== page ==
The first black hole photo is available for 10 things you need to know about black holes.

On April 10th, the first black hole photo in human history was announced. We have too many questions about black holes. In view of this, we have integrated some interpretations of the major authoritative media to answer your questions. The black hole belongs to a very strange celestial body. Even light can’t escape its gravitational restraint. Since the light can’t escape, it can’t be seen outside. Not to mention the naked eye, even a lot of scientific instruments on the tall, can not capture its figure.

1. What is a black hole? How is it formed?

The formation of black holes and the collapse of stars cannot be related. In ancient China, there was a record. One day, the sky suddenly popped up with a particularly bright star. Later, we realized that the star was collapsed because of its weight, and it was accompanied by strong radiation, and we saw the bright light it emitted.

2. When did the study of black holes begin?

More than a hundred years ago, Einstein proposed general relativity, combining time and space into a four-dimensional space-time, and proposed that gravity can be regarded as a distortion of time and space. This theory has made a number of important predictions, one of which is that when the mass of an object collapses, it can be concealed within the event horizon—in the “sphere of influence” of the black hole. The gravitation is so strong that even the light can’t escape.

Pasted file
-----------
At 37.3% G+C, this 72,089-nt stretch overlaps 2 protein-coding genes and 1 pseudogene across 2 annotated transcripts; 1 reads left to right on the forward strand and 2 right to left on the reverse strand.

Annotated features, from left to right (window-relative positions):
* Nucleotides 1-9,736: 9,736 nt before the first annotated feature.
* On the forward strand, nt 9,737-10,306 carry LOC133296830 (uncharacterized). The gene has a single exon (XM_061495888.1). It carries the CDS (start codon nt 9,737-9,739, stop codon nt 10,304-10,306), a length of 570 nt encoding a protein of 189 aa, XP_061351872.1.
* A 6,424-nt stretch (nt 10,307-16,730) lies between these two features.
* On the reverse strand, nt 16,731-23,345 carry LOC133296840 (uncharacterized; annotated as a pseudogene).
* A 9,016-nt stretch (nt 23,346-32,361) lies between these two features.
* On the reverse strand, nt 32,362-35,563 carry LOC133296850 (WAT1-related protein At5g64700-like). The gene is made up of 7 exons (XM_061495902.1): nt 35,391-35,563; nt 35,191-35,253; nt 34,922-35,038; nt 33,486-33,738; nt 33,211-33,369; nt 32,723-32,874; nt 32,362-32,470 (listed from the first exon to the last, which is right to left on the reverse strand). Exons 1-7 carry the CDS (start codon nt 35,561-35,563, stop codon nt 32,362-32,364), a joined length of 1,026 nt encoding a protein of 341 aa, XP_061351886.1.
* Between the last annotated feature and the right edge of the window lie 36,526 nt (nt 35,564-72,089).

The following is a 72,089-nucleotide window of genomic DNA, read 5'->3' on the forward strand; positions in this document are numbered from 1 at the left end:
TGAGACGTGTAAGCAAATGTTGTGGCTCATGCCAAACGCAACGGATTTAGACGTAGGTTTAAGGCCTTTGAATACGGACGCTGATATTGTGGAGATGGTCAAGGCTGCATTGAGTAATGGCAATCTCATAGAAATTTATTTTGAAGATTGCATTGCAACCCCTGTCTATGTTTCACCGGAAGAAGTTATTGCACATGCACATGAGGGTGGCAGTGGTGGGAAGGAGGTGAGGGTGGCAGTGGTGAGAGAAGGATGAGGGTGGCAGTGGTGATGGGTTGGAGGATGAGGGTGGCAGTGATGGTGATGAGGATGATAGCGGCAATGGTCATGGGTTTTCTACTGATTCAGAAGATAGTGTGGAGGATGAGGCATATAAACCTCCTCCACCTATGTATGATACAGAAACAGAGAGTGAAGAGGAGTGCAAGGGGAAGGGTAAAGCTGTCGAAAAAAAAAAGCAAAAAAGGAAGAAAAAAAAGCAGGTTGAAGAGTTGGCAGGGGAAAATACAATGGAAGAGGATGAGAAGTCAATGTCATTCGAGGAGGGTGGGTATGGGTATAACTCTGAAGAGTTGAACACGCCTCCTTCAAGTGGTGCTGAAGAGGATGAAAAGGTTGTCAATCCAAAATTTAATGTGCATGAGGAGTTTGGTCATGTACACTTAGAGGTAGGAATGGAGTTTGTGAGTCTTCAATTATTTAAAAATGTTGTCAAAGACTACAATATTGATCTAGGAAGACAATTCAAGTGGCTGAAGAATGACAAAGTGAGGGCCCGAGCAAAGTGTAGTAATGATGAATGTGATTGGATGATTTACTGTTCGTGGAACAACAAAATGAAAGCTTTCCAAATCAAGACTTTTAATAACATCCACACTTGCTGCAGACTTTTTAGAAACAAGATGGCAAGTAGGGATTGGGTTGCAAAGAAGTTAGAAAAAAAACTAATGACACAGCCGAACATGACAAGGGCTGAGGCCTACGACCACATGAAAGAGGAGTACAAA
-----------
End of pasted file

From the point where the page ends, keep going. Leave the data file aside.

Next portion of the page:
In 1916, the German astronomer Carl Schwarzs obtained a vacuum solution of the Einstein gravitational field equation. This solution shows that if a large amount of matter is concentrated in space, it will produce a strange phenomenon around it, that is, at the particle point. There is an interface around it – once the “vision” enters this interface, even light can’t escape. This “unbelievable celestial body” was named “black hole” by American physicist John Archibald Wheeler.

3. How many types of black holes are there?

Divided by composition, black holes can be divided into two categories. One is a dark energy black hole, and the other is a physical black hole.

According to the physical properties, according to the physical properties of the black hole itself, angular momentum, charge division, black holes can be divided into four categories.

(I) Do not rotate uncharged black holes

(II) Do not rotate the charged black hole